The Non-judgmental Practitioner

Thoreau famously stated, “It’s not what you look at that matters, it’s what you see.”

In discerning about how to write this blog – in my reflections and prayers (yes, I pray – or at least try to) – I have thought hard about how to describe being non-judgmental without coming across as, well, judgmental.

Rabbi Hillel in Ethics of the Fathers is quoted as saying, “Do not judge your fellow until you are in his place.” In the 7th Chapter of the Matthew in the New Testament it reads, “Judge not, that you not be judged. For with what judgment you judge, you will be judged; and with the measure you use, it will be measured back to you. And why do you look at the speck in your brother’s eye, but do not consider the plank in your own eye? Or how can you say to your brother, ‘Let me remove the speck from your eye’; and look, a plank is in your own eye? Hypocrite! First remove the plank from your own eye, and then you will see clearly to remove the speck from your brother’s eye.”

Am I suggesting you have to be religious or spiritual to understand judgment and the importance of non-judgment? No. I just happen to think these particular pieces provide guidance to me on how I think about how to be a non-judgmental practitioner.

Am I willing to accept that how homeless (or formerly homeless) people in my community live their lives is not something that I can or should judge? Or do my own values influence how I see the issue? Can I frame my thinking from an ethical standpoint (rules within a specific context to determine what is right or wrong)? Or do my morals override (how things should work or be understood as right or wrong based upon my individual ideals)?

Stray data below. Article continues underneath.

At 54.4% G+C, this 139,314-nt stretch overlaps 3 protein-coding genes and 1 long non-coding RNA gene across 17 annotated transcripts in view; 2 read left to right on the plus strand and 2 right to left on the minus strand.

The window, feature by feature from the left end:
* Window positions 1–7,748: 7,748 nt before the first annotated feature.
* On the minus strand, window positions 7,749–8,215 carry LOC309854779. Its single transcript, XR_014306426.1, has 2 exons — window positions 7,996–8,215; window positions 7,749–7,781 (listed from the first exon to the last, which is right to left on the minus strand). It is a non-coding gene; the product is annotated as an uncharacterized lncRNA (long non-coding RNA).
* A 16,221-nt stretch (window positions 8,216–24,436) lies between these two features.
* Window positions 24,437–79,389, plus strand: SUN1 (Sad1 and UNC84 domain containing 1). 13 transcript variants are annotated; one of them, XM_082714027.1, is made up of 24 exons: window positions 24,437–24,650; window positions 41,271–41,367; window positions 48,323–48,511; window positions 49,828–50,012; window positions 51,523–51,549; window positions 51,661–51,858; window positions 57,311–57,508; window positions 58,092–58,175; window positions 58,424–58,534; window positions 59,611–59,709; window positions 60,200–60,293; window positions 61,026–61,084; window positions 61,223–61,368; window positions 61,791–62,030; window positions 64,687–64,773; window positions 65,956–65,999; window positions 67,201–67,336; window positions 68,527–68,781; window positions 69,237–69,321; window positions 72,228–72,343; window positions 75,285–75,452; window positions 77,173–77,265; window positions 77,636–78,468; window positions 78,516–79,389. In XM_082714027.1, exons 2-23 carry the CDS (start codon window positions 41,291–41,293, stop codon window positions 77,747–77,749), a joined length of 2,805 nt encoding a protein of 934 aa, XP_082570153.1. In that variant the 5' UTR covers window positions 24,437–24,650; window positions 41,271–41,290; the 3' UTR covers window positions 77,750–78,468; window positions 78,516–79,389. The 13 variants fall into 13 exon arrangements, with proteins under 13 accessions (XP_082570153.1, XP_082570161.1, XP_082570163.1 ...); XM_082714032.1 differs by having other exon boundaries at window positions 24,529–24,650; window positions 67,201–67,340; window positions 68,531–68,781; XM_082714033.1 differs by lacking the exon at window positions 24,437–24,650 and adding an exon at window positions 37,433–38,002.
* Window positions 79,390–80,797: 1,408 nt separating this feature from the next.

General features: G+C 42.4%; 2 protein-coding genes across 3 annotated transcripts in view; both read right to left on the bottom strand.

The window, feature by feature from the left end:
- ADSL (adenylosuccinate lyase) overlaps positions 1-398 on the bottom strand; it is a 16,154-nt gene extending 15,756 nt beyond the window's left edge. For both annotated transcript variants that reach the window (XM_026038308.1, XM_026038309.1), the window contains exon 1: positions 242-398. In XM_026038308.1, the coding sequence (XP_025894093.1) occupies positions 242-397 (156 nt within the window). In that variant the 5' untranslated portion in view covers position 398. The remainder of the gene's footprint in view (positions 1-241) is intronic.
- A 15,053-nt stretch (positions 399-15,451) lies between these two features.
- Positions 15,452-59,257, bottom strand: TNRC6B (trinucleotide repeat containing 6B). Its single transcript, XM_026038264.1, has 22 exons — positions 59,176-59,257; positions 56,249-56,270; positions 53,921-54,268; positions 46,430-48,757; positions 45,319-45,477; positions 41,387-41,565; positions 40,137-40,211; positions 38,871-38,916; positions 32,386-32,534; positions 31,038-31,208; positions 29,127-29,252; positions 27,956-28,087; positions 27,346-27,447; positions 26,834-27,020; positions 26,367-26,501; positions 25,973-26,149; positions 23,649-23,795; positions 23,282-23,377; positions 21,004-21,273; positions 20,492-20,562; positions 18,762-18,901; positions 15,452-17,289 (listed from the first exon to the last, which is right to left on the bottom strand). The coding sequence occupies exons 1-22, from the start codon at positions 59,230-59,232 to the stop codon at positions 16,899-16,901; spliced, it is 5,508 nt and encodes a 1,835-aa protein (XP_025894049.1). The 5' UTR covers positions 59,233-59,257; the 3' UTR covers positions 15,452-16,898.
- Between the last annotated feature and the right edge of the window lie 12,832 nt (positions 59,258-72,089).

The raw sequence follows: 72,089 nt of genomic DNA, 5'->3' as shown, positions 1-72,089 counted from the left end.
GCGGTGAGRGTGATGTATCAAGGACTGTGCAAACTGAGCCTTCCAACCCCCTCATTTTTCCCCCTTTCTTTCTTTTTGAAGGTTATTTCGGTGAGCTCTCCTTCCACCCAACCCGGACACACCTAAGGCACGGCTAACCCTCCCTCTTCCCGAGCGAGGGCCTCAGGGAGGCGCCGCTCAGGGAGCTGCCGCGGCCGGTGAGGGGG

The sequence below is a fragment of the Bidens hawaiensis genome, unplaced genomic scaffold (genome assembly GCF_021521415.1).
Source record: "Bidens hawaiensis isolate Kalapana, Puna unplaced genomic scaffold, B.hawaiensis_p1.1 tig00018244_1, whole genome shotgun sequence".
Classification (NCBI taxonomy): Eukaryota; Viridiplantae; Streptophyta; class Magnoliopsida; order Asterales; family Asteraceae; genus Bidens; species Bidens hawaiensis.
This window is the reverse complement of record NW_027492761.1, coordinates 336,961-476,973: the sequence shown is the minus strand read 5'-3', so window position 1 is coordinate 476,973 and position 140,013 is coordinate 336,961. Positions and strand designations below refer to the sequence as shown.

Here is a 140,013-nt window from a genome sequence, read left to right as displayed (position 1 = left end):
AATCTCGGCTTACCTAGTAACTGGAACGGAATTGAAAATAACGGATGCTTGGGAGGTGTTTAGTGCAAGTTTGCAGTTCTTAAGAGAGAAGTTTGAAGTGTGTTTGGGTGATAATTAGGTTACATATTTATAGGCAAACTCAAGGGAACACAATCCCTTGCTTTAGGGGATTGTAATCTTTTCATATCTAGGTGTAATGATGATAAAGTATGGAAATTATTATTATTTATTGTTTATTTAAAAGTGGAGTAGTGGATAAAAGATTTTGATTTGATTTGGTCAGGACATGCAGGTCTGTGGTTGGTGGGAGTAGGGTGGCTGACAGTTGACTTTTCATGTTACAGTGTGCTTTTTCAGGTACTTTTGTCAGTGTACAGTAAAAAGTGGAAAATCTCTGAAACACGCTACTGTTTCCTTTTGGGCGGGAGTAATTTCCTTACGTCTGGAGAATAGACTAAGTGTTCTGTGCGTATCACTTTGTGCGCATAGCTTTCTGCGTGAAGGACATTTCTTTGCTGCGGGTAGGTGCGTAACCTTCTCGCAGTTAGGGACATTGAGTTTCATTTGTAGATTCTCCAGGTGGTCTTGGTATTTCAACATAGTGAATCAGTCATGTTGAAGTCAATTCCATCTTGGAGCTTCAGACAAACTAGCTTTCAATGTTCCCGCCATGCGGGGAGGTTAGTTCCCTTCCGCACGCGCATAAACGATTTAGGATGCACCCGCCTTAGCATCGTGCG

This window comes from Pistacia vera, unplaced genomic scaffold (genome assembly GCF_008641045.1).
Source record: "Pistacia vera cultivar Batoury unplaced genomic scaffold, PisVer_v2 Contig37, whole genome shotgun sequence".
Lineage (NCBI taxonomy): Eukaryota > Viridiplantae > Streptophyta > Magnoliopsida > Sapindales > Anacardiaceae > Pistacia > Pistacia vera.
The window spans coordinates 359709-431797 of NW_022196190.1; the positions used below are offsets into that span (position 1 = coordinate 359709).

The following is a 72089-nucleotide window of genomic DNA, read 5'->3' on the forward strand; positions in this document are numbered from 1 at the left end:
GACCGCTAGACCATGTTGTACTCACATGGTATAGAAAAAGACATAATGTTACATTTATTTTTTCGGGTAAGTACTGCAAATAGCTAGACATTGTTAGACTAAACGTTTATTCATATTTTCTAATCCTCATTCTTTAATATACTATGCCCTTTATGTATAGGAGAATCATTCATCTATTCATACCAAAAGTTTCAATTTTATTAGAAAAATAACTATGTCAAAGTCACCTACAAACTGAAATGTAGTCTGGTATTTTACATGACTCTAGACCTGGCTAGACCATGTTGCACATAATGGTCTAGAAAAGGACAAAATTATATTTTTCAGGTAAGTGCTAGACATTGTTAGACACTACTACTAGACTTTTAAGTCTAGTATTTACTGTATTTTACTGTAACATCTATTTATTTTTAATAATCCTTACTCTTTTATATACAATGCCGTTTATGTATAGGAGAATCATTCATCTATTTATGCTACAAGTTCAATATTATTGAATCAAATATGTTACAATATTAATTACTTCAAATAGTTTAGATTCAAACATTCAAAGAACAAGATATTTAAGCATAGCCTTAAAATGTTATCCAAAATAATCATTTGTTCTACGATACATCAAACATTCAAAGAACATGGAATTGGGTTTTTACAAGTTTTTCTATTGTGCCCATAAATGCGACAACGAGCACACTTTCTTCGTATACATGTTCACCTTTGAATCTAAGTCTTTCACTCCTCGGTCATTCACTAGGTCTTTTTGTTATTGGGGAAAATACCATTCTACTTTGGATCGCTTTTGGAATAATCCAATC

Some examples…

  • You live an abstinent lifestyle but have service participants that use alcohol and other drugs. Your own morals may suggest abstinence is best – perhaps because of your own personal experience or religious beliefs.
  • You are personally against abortion and believe that life starts at conception. The laws of the land indicate that abortion is legal, and you may have female clients that are seeking assistance with knowing the whereabouts of an abortion clinic.
  • You believe that sex outside of marriage is sinful. Yet unmarried clients you are supporting may be seeking condoms to prevent disease or pregnancy.
  • You are against corporal punishment. However, it remains legal in domestic/home settings where you live. You see parents spanking or hand-slapping their children after the child has done something wrong.

See my point?

I have come to accept that I am remarkably flawed human being. I have so many faults that I am on the precipice of being perfectly imperfect. Do I want to be judged? Goodness knows I judge myself plenty. I don’t need someone else doing it too. I know the areas of my life that I suck at…some are a work in progress, some are on the to-do list, and others are on the “I have accepted it will always be there and now let’s move on” list.

But it isn’t because I have an exhaustive list of defects that I cannot and will not judge others.